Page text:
May: Brexit at risk if EU deal voted down
The PM has a day to save her plan but the task looks hopeless
Theresa May enters one of the most tumultuous weeks of her turbulent leadership as Parliament prepares to decide the fate of her Brexit deal, and possibly her tenure as Prime Minister.
With her agreement facing almost certain defeat in a House of Commons vote tomorrow, May will make an 11thhour appeal with a warning that there’s now more chance of members of Parliament blocking Brexit than of Britain leaving the European Union without a deal.
“What if we found ourselves in a situation where Parliament tried to take the UK out of the EU in opposition to a remain vote? People’s faith in the democratic process and their politicians would suffer catastrophic harm,” May was to say today.
“We all have a duty to implement the result of the referendum.”
May’s warning comes after the Sunday Times reported that some MPs are planning to seize control of the legislative agenda from the Government in an act that would allow Parliament to extend the March 29 Brexit deadline or even overturn the decision to leave the EU. A senior government official described the plan as extremely concerning, since if it succeeds MPs would gain control over not just Brexit legislation but all legislation.
May has 24 hours to save a deal with the EU that’s taken almost two years to negotiate, but the task looks virtually hopeless. The Prime Minister appears no closer to getting the backing she needs than she was in December, when the vote was dramatically pulled before it could be rejected. The question
now is what she should do next.
A defeat would leave Britain on course to leave the EU with no new trading arrangements in place. According to Bank of England analysis, such a chaotic split could hammer the pound and home prices, and plunge Britain into a recession.
Brexit-backers argue that May should go back to the EU and renegotiate the most contentious parts of the deal before putting a revised agreement to a vote, though Brussels has indicated there’s little room for compromise. Senior ministers are also said to be urging May to seek a joint plan with the Opposition Labour Party, raising the possibility of a significantly softer Brexit.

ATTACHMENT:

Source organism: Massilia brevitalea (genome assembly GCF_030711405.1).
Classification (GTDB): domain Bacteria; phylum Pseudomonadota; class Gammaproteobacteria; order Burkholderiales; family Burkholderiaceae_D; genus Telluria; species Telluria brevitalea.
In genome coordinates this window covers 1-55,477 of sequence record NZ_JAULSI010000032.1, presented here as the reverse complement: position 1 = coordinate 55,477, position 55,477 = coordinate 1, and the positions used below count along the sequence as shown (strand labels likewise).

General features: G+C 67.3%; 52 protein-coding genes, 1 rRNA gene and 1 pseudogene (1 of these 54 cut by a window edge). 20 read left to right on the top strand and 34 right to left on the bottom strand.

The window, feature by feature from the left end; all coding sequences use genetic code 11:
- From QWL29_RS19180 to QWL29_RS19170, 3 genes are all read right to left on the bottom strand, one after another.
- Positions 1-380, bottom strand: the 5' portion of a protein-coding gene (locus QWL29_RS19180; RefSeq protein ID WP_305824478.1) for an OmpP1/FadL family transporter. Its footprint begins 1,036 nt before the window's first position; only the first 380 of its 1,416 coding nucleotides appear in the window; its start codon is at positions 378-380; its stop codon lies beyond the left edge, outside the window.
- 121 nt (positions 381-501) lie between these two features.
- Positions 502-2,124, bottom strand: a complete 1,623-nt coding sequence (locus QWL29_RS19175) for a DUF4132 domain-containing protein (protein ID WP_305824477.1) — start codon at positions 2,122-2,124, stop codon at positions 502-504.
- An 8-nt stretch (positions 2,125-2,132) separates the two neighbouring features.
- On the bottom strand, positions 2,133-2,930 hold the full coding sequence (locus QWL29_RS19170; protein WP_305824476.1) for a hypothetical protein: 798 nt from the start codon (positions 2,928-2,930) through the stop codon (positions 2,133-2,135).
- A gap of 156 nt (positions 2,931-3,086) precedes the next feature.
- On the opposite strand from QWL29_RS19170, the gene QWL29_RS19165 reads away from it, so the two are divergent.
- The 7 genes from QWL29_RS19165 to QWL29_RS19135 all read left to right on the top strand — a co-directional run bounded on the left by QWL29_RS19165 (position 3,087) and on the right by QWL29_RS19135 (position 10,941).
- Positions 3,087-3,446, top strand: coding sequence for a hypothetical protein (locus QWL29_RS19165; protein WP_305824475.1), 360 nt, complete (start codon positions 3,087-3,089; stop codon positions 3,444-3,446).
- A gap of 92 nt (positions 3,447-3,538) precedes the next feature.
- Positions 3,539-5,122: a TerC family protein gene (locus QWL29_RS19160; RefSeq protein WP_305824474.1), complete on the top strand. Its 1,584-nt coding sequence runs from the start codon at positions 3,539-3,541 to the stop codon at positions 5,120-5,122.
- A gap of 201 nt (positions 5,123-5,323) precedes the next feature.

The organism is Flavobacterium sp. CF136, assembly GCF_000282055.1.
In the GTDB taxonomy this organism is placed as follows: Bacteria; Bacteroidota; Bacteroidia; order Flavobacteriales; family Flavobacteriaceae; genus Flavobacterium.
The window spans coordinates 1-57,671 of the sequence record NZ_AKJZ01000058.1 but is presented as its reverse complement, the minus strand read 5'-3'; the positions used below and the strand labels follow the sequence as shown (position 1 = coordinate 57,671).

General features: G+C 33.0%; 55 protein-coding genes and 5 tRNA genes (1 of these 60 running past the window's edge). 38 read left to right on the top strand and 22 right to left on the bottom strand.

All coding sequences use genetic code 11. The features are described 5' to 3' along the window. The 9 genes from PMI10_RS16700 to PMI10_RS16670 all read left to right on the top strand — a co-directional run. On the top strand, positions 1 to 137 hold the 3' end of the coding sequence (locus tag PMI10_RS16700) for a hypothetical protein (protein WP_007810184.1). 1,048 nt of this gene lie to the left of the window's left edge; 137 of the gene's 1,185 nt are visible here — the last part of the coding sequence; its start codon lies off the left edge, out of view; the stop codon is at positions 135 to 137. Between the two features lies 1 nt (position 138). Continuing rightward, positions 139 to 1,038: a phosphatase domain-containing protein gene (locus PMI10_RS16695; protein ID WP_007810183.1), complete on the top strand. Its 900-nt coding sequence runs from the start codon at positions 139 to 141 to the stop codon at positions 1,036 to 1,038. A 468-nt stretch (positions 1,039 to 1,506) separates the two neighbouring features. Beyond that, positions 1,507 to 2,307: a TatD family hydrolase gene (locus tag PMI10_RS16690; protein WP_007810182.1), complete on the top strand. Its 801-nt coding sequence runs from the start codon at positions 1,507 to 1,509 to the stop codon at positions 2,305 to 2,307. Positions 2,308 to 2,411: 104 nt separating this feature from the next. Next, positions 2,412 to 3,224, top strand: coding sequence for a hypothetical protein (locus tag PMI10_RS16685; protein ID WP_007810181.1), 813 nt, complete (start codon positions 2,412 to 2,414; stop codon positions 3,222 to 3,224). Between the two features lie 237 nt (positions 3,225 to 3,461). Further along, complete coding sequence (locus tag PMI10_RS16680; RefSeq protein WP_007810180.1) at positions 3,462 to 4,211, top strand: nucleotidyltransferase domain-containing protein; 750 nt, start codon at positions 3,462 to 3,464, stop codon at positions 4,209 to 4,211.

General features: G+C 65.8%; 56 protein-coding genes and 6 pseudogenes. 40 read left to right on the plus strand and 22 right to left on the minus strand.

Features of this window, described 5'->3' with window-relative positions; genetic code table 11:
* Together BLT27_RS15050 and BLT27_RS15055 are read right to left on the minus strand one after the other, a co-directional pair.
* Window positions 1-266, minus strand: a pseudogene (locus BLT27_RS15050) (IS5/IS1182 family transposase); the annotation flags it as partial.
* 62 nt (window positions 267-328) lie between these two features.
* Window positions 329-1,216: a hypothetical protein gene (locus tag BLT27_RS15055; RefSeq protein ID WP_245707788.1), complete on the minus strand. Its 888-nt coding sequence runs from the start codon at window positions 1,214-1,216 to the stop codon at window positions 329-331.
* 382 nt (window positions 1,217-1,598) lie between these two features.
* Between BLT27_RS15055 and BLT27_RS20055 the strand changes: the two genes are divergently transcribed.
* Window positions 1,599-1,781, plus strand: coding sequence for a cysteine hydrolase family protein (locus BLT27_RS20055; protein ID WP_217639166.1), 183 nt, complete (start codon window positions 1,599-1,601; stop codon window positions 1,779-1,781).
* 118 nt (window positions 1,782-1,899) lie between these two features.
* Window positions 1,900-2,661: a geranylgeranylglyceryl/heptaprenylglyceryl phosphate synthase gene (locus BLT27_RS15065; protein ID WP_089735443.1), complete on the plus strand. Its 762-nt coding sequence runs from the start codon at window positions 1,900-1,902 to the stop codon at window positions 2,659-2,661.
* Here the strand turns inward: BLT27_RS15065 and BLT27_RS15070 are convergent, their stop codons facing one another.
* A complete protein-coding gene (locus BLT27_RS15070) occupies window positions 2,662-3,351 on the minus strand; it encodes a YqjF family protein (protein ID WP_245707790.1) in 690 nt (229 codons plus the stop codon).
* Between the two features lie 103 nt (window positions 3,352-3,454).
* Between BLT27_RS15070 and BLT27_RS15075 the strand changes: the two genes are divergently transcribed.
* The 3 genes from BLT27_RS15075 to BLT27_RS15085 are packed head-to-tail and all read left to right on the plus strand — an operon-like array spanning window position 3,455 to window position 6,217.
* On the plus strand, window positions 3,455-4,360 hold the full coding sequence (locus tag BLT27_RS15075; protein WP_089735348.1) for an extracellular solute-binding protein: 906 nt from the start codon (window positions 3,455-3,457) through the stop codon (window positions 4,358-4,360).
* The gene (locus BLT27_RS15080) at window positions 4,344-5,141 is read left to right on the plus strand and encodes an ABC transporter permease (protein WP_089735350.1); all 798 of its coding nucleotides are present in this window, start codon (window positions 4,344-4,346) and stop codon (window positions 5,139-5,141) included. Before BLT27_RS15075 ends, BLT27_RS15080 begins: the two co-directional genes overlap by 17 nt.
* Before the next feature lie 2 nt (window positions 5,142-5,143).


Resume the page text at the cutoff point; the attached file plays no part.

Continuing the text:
Labour wants to topple the government by forcing a general election, and leader Jeremy Corbyn indicated his party could bring a no-confidence ballot within days if May loses the vote on her Brexit deal. His chance of victory is slim, and failure would put him under pressure to back the growing cross-party calls for a second referendum. That, in turn, risks a backlash from the many Labour supporters who voted to leave the EU.
The EU is waiting to see the outcome of tomorrow’s vote — and the margin of the expected defeat — before considering its response, officials said, with some predicting that May will have to delay Brexit. A margin of defeat exceeding about 60 MPs would probably mean the deal is close to death and negotiations are in uncharted waters, EU officials said. A narrower defeat and the bloc may look at fresh ways of making the deal palatable to get it across the finish line.
The EU was expected to publish a letter today in which the bloc will reiterate that the so-called Irish backstop arrangement, if it is triggered, will only be temporary. But the contents are unlikely to appease Brexiteers who fear Britain will end up being tied to EU trade rules indefinitely.